Monster Machines: Landkreuzer P1000 Ratte and P1500 Monster
Landkreuzer P1000 Ratte and P1500 Monster are called unrealized projects of giant tanks of Nazi Germany.
It has always been this way that the warring parties in the process of military actions pay attention to the enemy’s equipment, subsequently using the most interesting ideas for themselves when creating the equipment. An exception in this list was not Hitler’s Germany, at the time when World War II was on. Almost the exact replica of the tank of the Soviet army T-34 from the Germans was the tank "Panther". However, this does not mean that Germany did not have its own interesting solutions, which had no analogues at that time. They were based on ideas that were not previously used at all. Such innovations, without a doubt, can be called the projects of the largest tanks Landkreuzer P1000 Ratte and P1500 Monster, which could not be applied in practice.
23 June 1942, the German Ministry of Weapons, which was also responsible for the development of submarines, were proposed to the court of Adolf Hitler projects that include giant tanks, weighing 1000 and 1500 tons each. Hitler was a man approving all sorts of non-standard decisions concerning the field of weapons. For the engineering giant of Germany, he set a serious task, obliging to ensure the implementation of these projects. The first monster tank was supposed to be named Landkreuzer P1000 Ratte.
The approximate parameters of this tank should have been the following: the length of 35 meters, the width - 14 meters and the height - 11 meters. The movement of the monster was to be carried out using caterpillars whose width was 3.6 meters, they consisted of three sections, the width of the 1.2 meter. Having such a caterpillar width, the area of interaction with the surface was ensured, which did not allow it to fall under its own weight.
The P1000 tank was controlled by a crew consisting of 20 people, and it had to be driven using two MAN V24Z12 / 32 44-cylinder engines with 8500 horsepower. In general, these engines were used in the production of submarines, and the tank they provided power, in the amount of which was 17000 horsepower. Then, after conducting various engineering calculations, it was proposed to replace the two above-mentioned engines with eight 20-cylinder engines, called Daimler-Benz MB501. They had horsepower each at 2000 and were used in the manufacture of torpedo boats.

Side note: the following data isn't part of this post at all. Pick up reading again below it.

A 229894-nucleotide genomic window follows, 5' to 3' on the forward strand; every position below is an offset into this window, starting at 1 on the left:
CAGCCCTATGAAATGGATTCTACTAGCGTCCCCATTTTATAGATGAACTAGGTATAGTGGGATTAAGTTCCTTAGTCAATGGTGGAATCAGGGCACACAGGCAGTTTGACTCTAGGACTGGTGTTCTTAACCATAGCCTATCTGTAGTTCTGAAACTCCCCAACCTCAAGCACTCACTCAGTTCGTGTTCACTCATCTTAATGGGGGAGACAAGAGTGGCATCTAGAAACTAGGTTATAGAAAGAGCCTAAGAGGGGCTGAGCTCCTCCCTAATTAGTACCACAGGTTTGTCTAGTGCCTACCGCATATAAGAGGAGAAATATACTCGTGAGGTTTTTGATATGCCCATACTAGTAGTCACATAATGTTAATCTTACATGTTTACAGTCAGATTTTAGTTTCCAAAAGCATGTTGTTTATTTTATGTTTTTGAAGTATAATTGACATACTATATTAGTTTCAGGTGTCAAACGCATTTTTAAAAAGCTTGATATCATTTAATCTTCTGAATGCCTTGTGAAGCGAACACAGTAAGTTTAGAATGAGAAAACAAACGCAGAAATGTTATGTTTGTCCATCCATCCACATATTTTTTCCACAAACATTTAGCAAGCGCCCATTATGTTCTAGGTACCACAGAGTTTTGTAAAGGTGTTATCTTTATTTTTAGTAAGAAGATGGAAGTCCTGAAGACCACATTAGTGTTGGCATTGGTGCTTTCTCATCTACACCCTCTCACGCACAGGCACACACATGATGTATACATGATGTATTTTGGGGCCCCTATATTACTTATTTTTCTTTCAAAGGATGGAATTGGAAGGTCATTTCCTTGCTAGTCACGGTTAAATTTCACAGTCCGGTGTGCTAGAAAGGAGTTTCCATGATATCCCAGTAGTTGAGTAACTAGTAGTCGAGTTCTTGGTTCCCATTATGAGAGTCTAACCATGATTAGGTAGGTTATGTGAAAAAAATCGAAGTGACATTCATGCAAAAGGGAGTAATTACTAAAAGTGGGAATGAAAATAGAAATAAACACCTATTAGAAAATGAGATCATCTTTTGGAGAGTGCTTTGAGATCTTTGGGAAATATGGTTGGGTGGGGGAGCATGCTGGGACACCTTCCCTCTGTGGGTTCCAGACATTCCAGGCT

Both versions provided the speed of the P1000 tank in 40-45 km / h, which is simply unbelievable for a machine of such impressive size.
The armament of the P1000 tank was based on two SK-C / 34 280 mm caliber guns on ships that were mounted on the main turret. The rear of the tank was equipped with an additional turret with one 128-mm gun. In order to be able to defend against air attacks, eight Flak20 X-mm anti-aircraft guns were installed, and the fire protection of this giant was provided by two heavy Mauser 38 / 151 guns.
The existence of the P1000 project was only on paper, but this did not prevent the developer to start creating the next project of the P1500 tank, which weighs in tons of 1500. Unlike the P100, whose armor thickness ranged from 150 mm to 220 mm, the armor of this exhibit was assumed to be from 250 mm to 360 mm. The P1500 tank was supposed to have one 800-mm gun, similar to the gun mounted on the Fat Gustav and Dora railway platforms. In addition, it was planned to equip the tank with two additional 150-mm guns and in a sufficiently large number of machine guns and anti-aircraft guns. The movement would be carried out with the help of four engines borrowed from submarines MAN V12Z32 / 44, which together have the power of 34000 horsepower.
But these models of tanks were never put into production, the reason for this was their impressive dimensions, the creation of which would significantly complicate the work of the entire engineering industry in Germany, which already worked at an accelerated pace. To produce such tanks, we needed competent specialists from different areas, and in large numbers. In addition, for the maintenance of these machines would also require people whose number was close to the average army unit.
These reasons were convincing enough for the German Ministry of Arms and at the beginning of 1943, an order was issued by Albert Speer, demanding that all work related to each of the projects be stopped. At that time, the work on the main turret for the P1000 tank was already completed. It was later installed on the Trondheim line in Norway.
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